PEGS Europe is the largest European event covering all aspects of protein and antibody engineering. Over the last three years, participation at PEGS Europe has grown by more than 60%, and this year will be the largest ever. Takis has participated at the last three editions creating a successful network.
This year, Dr Giuseppe Roscilli will present a paper entitled "IMMUNE LIBRARY AND ANTIBODY GENERATION TO DIFFICULT TARGETS BY ELECTRO-GENE-TRANSFER".
It is well known that classical antibody generation is limited by the availability of properly-folded and purified antigen and Takis genetic immunization technology represent powerful tool to induce immune response against soluble or membrane expressed antigens. We routinely utilized DNA electro-gene-transfer (DNA-EGT) to generate monoclonal antibodies to different antigens without the need to purify the protein. This technology is able to induce strong humoral response in mice when selected peptides or proteins are completely ineffective. Above all, DNA-EGT is able to break tolerance against self antigens. Moreover engineering, such as codon-optimization and fusion with immunoenhancing moieties and combinations with immunomodulators have a significant impact on antibody titer and relative isotype.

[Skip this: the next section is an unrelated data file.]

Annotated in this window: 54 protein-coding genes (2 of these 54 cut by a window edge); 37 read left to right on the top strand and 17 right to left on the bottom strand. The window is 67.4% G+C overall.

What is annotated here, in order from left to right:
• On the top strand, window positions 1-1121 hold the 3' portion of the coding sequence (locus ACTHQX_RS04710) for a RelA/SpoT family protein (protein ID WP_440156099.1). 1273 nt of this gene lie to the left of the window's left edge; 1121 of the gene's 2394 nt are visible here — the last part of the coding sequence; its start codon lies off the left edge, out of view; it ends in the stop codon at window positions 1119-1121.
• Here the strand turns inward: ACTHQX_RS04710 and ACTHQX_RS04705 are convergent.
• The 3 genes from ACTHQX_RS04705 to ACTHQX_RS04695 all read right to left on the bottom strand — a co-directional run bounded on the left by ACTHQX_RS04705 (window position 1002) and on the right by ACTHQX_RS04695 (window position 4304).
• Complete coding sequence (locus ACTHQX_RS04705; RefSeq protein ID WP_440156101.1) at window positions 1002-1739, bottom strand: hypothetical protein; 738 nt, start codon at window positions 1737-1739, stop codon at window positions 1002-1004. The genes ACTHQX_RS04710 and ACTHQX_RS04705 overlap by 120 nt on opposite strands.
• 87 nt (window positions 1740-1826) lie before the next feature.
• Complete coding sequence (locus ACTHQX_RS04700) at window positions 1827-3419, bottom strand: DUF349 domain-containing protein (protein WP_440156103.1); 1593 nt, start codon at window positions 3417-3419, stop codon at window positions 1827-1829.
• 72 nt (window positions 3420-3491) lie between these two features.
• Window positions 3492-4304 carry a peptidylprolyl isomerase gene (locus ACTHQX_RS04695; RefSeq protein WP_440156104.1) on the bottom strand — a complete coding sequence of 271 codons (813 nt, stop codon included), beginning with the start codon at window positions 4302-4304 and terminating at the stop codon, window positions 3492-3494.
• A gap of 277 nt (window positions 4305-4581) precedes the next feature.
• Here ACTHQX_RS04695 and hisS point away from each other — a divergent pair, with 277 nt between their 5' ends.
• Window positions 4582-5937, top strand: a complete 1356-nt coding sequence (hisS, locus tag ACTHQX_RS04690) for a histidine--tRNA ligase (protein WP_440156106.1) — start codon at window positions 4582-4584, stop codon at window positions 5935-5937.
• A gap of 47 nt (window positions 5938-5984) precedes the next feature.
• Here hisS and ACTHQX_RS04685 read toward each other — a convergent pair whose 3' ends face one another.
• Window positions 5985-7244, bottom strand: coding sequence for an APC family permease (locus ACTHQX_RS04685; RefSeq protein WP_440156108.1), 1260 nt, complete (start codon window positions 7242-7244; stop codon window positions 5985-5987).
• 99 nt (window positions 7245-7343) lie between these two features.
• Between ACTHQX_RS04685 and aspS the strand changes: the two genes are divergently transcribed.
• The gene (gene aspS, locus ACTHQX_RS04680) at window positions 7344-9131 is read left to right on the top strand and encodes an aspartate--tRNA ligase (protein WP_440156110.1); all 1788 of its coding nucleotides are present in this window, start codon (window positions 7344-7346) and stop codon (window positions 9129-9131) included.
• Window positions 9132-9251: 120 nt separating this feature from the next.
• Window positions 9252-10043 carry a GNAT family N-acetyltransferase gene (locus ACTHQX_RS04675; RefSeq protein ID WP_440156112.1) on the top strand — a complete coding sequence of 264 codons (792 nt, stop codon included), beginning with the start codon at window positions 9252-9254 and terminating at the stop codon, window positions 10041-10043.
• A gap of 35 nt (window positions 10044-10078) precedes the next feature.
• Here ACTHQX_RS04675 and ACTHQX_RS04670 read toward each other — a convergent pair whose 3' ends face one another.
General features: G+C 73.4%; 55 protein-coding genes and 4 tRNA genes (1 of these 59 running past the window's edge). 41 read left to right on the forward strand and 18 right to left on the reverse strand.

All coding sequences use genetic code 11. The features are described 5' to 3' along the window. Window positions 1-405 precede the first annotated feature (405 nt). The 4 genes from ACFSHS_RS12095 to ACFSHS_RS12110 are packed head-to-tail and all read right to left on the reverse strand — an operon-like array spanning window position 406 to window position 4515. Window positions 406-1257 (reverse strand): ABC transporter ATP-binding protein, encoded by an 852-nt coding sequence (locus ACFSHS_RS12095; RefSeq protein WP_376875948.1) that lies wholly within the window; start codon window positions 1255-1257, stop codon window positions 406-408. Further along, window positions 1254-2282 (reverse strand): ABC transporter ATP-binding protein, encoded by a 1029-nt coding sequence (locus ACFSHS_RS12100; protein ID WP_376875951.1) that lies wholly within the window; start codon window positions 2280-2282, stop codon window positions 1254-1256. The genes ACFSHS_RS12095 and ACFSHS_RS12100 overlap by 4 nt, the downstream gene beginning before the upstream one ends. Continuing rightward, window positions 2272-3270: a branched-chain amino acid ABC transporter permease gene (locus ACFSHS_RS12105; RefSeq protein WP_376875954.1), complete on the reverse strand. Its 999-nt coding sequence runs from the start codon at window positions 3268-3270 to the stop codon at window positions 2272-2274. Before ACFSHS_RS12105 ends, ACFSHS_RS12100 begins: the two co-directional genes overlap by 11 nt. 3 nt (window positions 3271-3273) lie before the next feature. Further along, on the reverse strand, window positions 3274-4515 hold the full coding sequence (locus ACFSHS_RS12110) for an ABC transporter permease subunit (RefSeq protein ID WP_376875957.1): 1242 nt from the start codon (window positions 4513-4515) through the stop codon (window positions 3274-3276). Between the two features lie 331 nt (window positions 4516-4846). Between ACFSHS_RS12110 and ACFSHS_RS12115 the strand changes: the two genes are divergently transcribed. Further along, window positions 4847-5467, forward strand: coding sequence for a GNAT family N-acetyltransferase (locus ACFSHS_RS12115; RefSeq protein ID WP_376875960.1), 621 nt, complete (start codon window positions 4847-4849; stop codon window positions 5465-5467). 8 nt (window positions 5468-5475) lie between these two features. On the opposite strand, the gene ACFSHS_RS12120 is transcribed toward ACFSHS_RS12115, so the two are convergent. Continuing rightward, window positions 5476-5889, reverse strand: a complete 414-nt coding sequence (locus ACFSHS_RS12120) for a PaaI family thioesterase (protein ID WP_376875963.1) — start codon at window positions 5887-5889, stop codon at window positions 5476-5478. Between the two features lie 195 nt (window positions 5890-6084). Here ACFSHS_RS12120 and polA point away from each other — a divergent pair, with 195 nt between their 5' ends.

We have introduced this technique in a typical workflow to generate a set of novel hybridomas but skipping the classical somatic mutation. From immunized animal B cells an immune library is obtained by PCR amplifing VH and VL and cloning them in an eukaryotic expression vector expressing constant regions of the human H and L IgG genes. Antibiotic resistant gene expressed by the vector will allow the selection of transfected cells and expression of the desired antibody can be assessed by classical ELISA or a functional assay. The clone expressing the antibody with the desired characteristics can be sequenced, subjected to affinity maturation or directly subcloned and expanded to produce the antibody of interest.
This workflow represents a faster and more efficient approach than conventional somatic fusion for the identification of a novel antibody in a chimeric format expressed in a recombinant clonal cell line.